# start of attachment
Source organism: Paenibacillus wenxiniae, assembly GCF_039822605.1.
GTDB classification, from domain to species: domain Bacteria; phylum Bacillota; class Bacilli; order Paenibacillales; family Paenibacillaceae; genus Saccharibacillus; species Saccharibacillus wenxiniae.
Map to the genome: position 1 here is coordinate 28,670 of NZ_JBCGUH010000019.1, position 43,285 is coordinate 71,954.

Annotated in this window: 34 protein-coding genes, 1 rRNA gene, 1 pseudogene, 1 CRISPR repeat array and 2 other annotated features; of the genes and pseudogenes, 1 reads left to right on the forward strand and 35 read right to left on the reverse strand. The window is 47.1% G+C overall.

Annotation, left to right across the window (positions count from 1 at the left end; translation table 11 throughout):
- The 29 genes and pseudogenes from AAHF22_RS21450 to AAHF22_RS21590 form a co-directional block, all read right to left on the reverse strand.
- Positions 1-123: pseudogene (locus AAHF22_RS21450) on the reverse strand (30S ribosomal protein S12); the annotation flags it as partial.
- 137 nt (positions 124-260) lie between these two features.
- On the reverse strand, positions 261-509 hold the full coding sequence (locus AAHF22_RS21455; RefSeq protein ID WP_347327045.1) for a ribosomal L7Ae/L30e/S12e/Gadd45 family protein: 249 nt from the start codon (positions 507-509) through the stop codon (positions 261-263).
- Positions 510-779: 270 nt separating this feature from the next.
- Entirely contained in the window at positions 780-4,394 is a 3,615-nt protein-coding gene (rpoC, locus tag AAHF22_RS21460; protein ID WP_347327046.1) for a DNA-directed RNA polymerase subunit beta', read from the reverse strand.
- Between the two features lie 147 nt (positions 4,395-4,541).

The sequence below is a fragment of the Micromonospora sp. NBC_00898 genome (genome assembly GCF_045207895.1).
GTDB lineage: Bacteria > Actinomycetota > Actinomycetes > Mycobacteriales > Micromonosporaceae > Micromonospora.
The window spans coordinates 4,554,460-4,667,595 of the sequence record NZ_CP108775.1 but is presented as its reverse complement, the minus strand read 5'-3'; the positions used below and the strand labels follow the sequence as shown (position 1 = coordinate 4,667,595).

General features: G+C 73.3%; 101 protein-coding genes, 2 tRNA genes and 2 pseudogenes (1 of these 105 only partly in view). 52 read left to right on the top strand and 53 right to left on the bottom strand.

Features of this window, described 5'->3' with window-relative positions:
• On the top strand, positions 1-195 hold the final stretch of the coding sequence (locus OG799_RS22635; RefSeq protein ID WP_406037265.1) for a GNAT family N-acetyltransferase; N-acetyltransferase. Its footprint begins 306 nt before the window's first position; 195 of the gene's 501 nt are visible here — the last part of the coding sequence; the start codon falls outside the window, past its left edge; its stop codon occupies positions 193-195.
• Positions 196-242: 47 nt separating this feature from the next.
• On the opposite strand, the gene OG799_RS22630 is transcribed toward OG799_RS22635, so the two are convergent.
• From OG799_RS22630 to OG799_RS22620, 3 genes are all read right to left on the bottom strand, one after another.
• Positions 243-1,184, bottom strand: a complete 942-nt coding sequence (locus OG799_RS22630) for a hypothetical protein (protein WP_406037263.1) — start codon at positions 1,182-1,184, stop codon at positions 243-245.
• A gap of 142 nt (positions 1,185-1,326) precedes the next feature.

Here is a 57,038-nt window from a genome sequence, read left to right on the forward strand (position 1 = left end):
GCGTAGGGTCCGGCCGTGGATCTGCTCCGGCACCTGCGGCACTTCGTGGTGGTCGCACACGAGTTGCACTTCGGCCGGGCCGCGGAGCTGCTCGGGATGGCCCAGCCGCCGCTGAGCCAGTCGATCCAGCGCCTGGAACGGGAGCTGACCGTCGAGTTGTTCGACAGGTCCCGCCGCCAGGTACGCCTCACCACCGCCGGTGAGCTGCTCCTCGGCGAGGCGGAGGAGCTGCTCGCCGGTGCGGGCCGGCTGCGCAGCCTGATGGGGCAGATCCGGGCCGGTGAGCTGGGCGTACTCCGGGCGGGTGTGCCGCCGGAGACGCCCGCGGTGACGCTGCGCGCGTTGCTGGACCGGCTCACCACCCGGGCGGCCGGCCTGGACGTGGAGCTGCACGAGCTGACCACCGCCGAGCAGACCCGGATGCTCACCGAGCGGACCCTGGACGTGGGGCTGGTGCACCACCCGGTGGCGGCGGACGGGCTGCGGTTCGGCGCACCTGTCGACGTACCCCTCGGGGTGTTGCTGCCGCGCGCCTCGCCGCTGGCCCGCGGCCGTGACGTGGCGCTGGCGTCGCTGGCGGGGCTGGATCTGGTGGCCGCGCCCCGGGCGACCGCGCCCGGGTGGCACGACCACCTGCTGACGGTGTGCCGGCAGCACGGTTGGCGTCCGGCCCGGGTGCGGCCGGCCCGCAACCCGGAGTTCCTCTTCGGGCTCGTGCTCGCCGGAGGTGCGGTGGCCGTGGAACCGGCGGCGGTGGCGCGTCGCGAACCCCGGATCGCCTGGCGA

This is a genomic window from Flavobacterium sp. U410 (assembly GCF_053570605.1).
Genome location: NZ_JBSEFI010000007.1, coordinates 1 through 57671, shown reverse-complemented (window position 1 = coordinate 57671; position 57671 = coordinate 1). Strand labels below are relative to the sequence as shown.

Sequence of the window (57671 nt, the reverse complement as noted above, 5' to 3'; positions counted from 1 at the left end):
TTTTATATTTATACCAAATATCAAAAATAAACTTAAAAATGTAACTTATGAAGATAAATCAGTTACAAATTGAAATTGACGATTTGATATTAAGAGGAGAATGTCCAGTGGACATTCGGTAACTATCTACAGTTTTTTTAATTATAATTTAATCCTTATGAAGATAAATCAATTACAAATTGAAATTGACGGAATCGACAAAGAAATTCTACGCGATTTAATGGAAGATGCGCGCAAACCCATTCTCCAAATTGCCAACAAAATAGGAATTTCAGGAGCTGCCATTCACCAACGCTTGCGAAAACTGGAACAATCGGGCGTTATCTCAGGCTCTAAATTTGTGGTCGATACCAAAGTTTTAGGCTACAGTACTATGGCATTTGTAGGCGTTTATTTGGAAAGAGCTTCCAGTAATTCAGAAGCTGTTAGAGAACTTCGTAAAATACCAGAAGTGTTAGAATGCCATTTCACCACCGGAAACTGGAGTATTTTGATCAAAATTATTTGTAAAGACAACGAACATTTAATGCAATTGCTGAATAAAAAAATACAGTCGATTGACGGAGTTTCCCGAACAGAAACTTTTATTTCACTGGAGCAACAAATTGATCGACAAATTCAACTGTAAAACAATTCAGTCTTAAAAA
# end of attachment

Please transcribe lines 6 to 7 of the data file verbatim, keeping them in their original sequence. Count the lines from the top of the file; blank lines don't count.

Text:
- The 29 genes and pseudogenes from AAHF22_RS21450 to AAHF22_RS21590 form a co-directional block, all read right to left on the reverse strand.
- Positions 1-123: pseudogene (locus AAHF22_RS21450) on the reverse strand (30S ribosomal protein S12); the annotation flags it as partial.